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Pastor Glenn McDonald: The Spirit Avoids the Spotlight

Mad Max: Fury Road has been widely acclaimed as one of the greatest action films of all time.

Most people associate the Mad Max franchise with breakneck speed, mindless mayhem, and stuff blowing up.

It came as something of a surprise, then, when Fury Road became the second-most nominated film for the 88th Academy Awards in 2016, including nominations for Best Picture and Best Director. People were even more surprised when it walked off with six Oscars.

Fury Road is not what one would describe as a great date movie. Nor is it likely to become a favorite at contemplative retreats.

But it justly deserves its Academy Awards, especially for its remarkable film editing.

Director George Miller spent 10 years imagining the flow of the action. During that time he never had an actual script – just a clear sense of the unfolding story. When filming was complete, he handed film editor Margaret Sixel a whopping 480 hours of footage.

Somehow she had to turn those 480 hours into a two-hour movie. Her final version is a seamless quilt of 2700 individual shots.

As the film industry website VashiVisuals puts it: “That’s 2700 consecutive decisions that must flow smoothly and immerse the viewer. 2700 decisions that must guide and reveal the story in a clear and concise manner. One bad cut can ruin a moment, a scene, or the whole film. No pressure!”

It’s no secret that action movies over the past few decades have devolved into a strategy called Chaos Cinema. One reviewer describes this approach as “a barrage of non-congruent and seemingly random shots that overwhelm the viewer with a false sense of kinetic energy and power.”

In other words, a whole lot is happening on the screen, so this must be interesting and important.

But such chaos is exhausting to watch. And more often than not, the story gets buried beneath the confusion.

Miller opted for a different approach: Center-frame what matters. In almost every one of those 2700 individual shots, the story is happening right in the center of everything. That way viewers don’t have to search left and right, up and down for what’s important.

Even in the midst of endless distractions, the Fury Road narrative can always be found at the center.

Real life can feel like Chaos Cinema. Think of your family, your bank account, and your plans for the future. Or consider the never-ending updates from Israel, the political campaign trail, and the latest tragic shooting.

In the midst of so much noise and confusion, is there really something at the Center of Everything?

The New Testament boldly declares, “Christ is before all things, and in him all things hold together” (Colossians 1:17). Our call is to keep looking at Jesus, to center-frame the Son of God in every aspect of our lives.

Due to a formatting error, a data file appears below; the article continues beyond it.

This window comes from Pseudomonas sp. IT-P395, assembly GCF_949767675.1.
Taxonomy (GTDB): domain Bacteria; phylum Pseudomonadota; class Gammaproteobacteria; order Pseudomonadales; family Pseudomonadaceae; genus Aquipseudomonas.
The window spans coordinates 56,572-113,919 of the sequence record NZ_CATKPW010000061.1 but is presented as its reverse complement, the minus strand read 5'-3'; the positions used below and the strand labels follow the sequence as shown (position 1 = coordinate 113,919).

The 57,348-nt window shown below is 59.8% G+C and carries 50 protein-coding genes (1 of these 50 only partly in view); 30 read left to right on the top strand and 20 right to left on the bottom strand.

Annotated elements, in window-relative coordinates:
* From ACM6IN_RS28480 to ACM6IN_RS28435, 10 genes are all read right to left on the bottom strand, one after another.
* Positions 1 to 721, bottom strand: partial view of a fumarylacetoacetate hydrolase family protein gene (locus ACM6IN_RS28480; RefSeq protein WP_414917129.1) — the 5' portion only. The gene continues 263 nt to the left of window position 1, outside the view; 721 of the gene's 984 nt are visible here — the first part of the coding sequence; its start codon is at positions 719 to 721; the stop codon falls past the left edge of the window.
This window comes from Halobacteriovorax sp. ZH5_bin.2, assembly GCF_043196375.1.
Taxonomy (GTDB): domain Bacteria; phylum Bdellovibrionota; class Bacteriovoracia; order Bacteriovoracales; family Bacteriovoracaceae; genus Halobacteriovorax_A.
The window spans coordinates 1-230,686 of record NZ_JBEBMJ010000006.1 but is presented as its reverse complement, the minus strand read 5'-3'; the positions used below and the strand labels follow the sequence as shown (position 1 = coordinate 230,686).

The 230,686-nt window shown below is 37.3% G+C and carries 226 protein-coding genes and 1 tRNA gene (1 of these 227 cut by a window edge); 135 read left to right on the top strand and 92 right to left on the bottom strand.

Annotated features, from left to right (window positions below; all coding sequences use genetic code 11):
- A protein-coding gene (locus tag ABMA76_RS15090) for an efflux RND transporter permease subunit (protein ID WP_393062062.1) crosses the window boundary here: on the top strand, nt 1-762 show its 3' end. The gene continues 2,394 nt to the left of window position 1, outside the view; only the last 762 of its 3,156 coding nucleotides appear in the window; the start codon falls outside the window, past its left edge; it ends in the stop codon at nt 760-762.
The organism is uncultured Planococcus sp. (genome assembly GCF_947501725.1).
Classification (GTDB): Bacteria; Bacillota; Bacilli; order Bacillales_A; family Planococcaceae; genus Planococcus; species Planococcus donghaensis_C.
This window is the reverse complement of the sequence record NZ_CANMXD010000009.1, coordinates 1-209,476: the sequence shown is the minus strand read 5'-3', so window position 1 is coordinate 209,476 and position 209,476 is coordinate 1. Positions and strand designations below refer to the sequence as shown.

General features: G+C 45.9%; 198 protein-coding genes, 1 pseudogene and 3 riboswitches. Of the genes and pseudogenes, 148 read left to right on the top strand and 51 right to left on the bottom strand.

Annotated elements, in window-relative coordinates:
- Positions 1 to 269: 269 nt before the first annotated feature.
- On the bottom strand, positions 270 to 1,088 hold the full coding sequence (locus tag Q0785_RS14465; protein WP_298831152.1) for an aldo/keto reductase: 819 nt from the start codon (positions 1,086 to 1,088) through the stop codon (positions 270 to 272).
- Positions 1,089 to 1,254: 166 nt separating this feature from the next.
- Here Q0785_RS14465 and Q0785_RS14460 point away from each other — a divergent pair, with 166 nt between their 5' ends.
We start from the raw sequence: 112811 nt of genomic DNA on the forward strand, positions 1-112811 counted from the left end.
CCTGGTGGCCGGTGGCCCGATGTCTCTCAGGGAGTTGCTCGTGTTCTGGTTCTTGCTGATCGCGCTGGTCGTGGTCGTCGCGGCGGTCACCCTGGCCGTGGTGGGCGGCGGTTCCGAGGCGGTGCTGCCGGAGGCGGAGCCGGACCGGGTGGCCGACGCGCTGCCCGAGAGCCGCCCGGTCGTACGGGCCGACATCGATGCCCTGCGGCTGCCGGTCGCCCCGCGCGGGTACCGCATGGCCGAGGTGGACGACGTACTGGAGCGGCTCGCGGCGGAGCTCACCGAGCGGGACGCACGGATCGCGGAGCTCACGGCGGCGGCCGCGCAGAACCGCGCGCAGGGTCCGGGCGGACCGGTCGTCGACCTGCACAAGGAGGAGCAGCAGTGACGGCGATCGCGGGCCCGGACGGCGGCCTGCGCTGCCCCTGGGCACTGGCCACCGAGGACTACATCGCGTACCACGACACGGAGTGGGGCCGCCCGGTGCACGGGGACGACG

And one of the Holy Spirit’s primary jobs is to help us do that every hour of every day.

Here we need to affirm, straight out, that the Holy Spirit is not the star of the show. Bible scholar Dale Bruner chose a splendid title for one of his books: The Holy Spirit – Shy Member of the Trinity. In what regard is the Spirit “shy”?

The Spirit never says, “Look at me, think about me, and pay attention to what I’m doing.” Instead, the Spirit points to Jesus and says, “Look at him, think about him, and pay attention to what he is doing.” Jesus himself says at the Last Supper, concerning the Spirit, “He will bring glory to me by taking of what is mine and making it known to you” (John 16:14).

Who is the central character of God’s story? That would be Jesus. That’s where the spotlight shines. We must center-frame what matters. Jesus is the One who matters.

The Spirit is not in competition with Jesus, but delights in making sure that God’s Son is central in our thoughts, actions, and prayers.

Here we need to pause and express appropriate concerns regarding what have come to be known as Holy Spirit conferences, Holy Spirit ministries, and Holy Spirit churches. Everything we read in Scripture leads us to believe that when we turn the spotlight on the Spirit, our attention is actually being drawn away from the very One the Spirit is trying to spotlight.

The Spirit is not the hero of God’s story. Nor is the Spirit our Savior. “Don’t look at me,” says the shy member of the Trinity. “Look at him.”

Which means that the old saying is really true, whether in directing a film or living the kind of Christ-centered life to which we have been called:

The main thing is to keep the main thing the main thing.

God’s Spirit would be the very first One to say, “Amen.”

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